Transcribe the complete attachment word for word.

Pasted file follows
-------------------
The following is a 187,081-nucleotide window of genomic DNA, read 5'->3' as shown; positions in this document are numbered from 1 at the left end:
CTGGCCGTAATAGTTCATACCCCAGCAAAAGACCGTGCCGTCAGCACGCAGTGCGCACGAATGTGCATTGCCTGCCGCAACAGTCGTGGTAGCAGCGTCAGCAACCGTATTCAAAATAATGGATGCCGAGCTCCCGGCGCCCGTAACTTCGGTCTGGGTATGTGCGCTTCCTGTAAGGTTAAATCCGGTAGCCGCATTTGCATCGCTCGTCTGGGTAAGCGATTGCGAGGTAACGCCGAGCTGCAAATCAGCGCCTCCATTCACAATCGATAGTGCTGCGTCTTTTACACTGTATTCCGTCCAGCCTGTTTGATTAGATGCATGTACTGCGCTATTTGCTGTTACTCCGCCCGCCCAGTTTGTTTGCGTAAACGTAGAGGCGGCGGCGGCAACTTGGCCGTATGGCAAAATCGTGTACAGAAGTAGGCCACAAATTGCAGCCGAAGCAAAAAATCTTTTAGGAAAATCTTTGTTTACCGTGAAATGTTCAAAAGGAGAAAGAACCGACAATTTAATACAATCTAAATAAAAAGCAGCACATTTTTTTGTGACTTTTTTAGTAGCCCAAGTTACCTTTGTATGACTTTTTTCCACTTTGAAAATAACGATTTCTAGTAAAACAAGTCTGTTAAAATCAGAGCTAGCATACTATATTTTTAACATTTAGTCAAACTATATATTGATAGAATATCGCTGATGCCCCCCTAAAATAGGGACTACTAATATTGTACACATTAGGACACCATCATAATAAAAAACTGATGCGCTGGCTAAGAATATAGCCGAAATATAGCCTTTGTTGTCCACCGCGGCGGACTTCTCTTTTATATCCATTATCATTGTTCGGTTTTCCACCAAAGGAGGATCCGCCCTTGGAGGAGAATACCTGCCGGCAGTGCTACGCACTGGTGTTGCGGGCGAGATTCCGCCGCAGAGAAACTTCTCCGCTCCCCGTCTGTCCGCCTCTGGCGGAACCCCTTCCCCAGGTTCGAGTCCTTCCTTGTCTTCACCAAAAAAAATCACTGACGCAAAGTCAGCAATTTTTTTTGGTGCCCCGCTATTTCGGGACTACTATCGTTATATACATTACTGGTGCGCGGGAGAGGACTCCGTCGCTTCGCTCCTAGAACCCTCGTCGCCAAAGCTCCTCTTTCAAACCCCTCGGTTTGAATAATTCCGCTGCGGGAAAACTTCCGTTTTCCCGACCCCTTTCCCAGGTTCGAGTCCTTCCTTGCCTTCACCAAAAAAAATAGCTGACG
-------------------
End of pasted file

The following is a 187,081-nucleotide window of genomic DNA, read 5'->3' as shown; positions in this document are numbered from 1 at the left end:
CTGGCCGTAATAGTTCATACCCCAGCAAAAGACCGTGCCGTCAGCACGCAGTGCGCACGAATGTGCATTGCCTGCCGCAACAGTCGTGGTAGCAGCGTCAGCAACCGTATTCAAAATAATGGATGCCGAGCTCCCGGCGCCCGTAACTTCGGTCTGGGTATGTGCGCTTCCTGTAAGGTTAAATCCGGTAGCCGCATTTGCATCGCTCGTCTGGGTAAGCGATTGCGAGGTAACGCCGAGCTGCAAATCAGCGCCTCCATTCACAATCGATAGTGCTGCGTCTTTTACACTGTATTCCGTCCAGCCTGTTTGATTAGATGCATGTACTGCGCTATTTGCTGTTACTCCGCCCGCCCAGTTTGTTTGCGTAAACGTAGAGGCGGCGGCGGCAACTTGGCCGTATGGCAAAATCGTGTACAGAAGTAGGCCACAAATTGCAGCCGAAGCAAAAAATCTTTTAGGAAAATCTTTGTTTACCGTGAAATGTTCAAAAGGAGAAAGAACCGACAATTTAATACAATCTAAATAAAAAGCAGCACATTTTTTTGTGACTTTTTTAGTAGCCCAAGTTACCTTTGTATGACTTTTTTCCACTTTGAAAATAACGATTTCTAGTAAAACAAGTCTGTTAAAATCAGAGCTAGCATACTATATTTTTAACATTTAGTCAAACTATATATTGATAGAATATCGCTGATGCCCCCCTAAAATAGGGACTACTAATATTGTACACATTAGGACACCATCATAATAAAAAACTGATGCGCTGGCTAAGAATATAGCCGAAATATAGCCTTTGTTGTCCACCGCGGCGGACTTCTCTTTTATATCCATTATCATTGTTCGGTTTTCCACCAAAGGAGGATCCGCCCTTGGAGGAGAATACCTGCCGGCAGTGCTACGCACTGGTGTTGCGGGCGAGATTCCGCCGCAGAGAAACTTCTCCGCTCCCCGTCTGTCCGCCTCTGGCGGAACCCCTTCCCCAGGTTCGAGTCCTTCCTTGTCTTCACCAAAAAAAATCACTGACGCAAAGTCAGCAATTTTTTTTGGTGCCCCGCTATTTCGGGACTACTATCGTTATATACATTACTGGTGCGCGGGAGAGGACTCCGTCGCTTCGCTCCTAGAACCCTCGTCGCCAAAGCTCCTCTTTCAAACCCCTCGGTTTGAATAATTCCGCTGCGGGAAAACTTCCGTTTTCCCGACCCCTTTCCCAGGTTCGAGTCCTTCCTTGCCTTCACCAAAAAAAATAGCTGACG